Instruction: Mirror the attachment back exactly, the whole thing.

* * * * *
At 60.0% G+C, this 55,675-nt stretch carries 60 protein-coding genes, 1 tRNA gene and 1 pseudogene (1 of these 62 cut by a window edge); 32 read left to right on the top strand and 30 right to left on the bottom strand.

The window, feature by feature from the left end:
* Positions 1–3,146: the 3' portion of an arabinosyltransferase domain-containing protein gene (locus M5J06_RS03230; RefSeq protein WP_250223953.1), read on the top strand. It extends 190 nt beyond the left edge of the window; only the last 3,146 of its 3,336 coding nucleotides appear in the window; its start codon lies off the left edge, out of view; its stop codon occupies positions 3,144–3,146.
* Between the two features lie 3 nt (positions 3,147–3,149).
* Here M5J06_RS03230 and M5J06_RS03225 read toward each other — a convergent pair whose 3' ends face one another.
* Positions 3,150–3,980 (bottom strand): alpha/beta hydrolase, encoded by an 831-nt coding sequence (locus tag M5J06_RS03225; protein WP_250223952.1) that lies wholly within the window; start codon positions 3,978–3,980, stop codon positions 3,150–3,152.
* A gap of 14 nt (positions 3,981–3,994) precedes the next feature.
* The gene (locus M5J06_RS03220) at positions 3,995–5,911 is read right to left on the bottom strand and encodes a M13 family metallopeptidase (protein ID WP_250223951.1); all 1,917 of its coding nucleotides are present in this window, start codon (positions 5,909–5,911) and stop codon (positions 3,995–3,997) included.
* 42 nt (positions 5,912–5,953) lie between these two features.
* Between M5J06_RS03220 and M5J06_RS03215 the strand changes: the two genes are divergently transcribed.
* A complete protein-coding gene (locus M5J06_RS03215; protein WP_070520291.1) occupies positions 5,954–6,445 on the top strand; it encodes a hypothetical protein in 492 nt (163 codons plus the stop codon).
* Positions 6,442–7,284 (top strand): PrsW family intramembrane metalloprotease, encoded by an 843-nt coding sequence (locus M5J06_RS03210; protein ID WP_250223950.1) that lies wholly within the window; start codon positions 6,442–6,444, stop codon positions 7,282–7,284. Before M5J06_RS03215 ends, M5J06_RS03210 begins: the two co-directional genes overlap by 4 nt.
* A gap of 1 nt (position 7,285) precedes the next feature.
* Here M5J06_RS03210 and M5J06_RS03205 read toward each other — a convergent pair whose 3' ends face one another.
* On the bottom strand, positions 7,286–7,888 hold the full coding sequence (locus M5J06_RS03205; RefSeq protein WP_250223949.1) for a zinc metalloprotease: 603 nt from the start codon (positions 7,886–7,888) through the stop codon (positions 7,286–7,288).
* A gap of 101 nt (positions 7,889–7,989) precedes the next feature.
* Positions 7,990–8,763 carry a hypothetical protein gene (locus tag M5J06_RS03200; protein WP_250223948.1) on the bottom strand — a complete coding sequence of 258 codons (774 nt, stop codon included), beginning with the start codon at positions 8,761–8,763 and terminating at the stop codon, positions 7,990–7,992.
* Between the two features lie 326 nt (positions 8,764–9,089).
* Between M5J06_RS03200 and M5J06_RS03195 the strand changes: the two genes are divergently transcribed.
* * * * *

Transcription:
At 60.0% G+C, this 55,675-nt stretch carries 60 protein-coding genes, 1 tRNA gene and 1 pseudogene (1 of these 62 cut by a window edge); 32 read left to right on the top strand and 30 right to left on the bottom strand.

The window, feature by feature from the left end:
* Positions 1–3,146: the 3' portion of an arabinosyltransferase domain-containing protein gene (locus M5J06_RS03230; RefSeq protein WP_250223953.1), read on the top strand. It extends 190 nt beyond the left edge of the window; only the last 3,146 of its 3,336 coding nucleotides appear in the window; its start codon lies off the left edge, out of view; its stop codon occupies positions 3,144–3,146.
* Between the two features lie 3 nt (positions 3,147–3,149).
* Here M5J06_RS03230 and M5J06_RS03225 read toward each other — a convergent pair whose 3' ends face one another.
* Positions 3,150–3,980 (bottom strand): alpha/beta hydrolase, encoded by an 831-nt coding sequence (locus tag M5J06_RS03225; protein WP_250223952.1) that lies wholly within the window; start codon positions 3,978–3,980, stop codon positions 3,150–3,152.
* A gap of 14 nt (positions 3,981–3,994) precedes the next feature.
* The gene (locus M5J06_RS03220) at positions 3,995–5,911 is read right to left on the bottom strand and encodes a M13 family metallopeptidase (protein ID WP_250223951.1); all 1,917 of its coding nucleotides are present in this window, start codon (positions 5,909–5,911) and stop codon (positions 3,995–3,997) included.
* 42 nt (positions 5,912–5,953) lie between these two features.
* Between M5J06_RS03220 and M5J06_RS03215 the strand changes: the two genes are divergently transcribed.
* A complete protein-coding gene (locus M5J06_RS03215; protein WP_070520291.1) occupies positions 5,954–6,445 on the top strand; it encodes a hypothetical protein in 492 nt (163 codons plus the stop codon).
* Positions 6,442–7,284 (top strand): PrsW family intramembrane metalloprotease, encoded by an 843-nt coding sequence (locus M5J06_RS03210; protein ID WP_250223950.1) that lies wholly within the window; start codon positions 6,442–6,444, stop codon positions 7,282–7,284. Before M5J06_RS03215 ends, M5J06_RS03210 begins: the two co-directional genes overlap by 4 nt.
* A gap of 1 nt (position 7,285) precedes the next feature.
* Here M5J06_RS03210 and M5J06_RS03205 read toward each other — a convergent pair whose 3' ends face one another.
* On the bottom strand, positions 7,286–7,888 hold the full coding sequence (locus M5J06_RS03205; RefSeq protein WP_250223949.1) for a zinc metalloprotease: 603 nt from the start codon (positions 7,886–7,888) through the stop codon (positions 7,286–7,288).
* A gap of 101 nt (positions 7,889–7,989) precedes the next feature.
* Positions 7,990–8,763 carry a hypothetical protein gene (locus tag M5J06_RS03200; protein WP_250223948.1) on the bottom strand — a complete coding sequence of 258 codons (774 nt, stop codon included), beginning with the start codon at positions 8,761–8,763 and terminating at the stop codon, positions 7,990–7,992.
* Between the two features lie 326 nt (positions 8,764–9,089).
* Between M5J06_RS03200 and M5J06_RS03195 the strand changes: the two genes are divergently transcribed.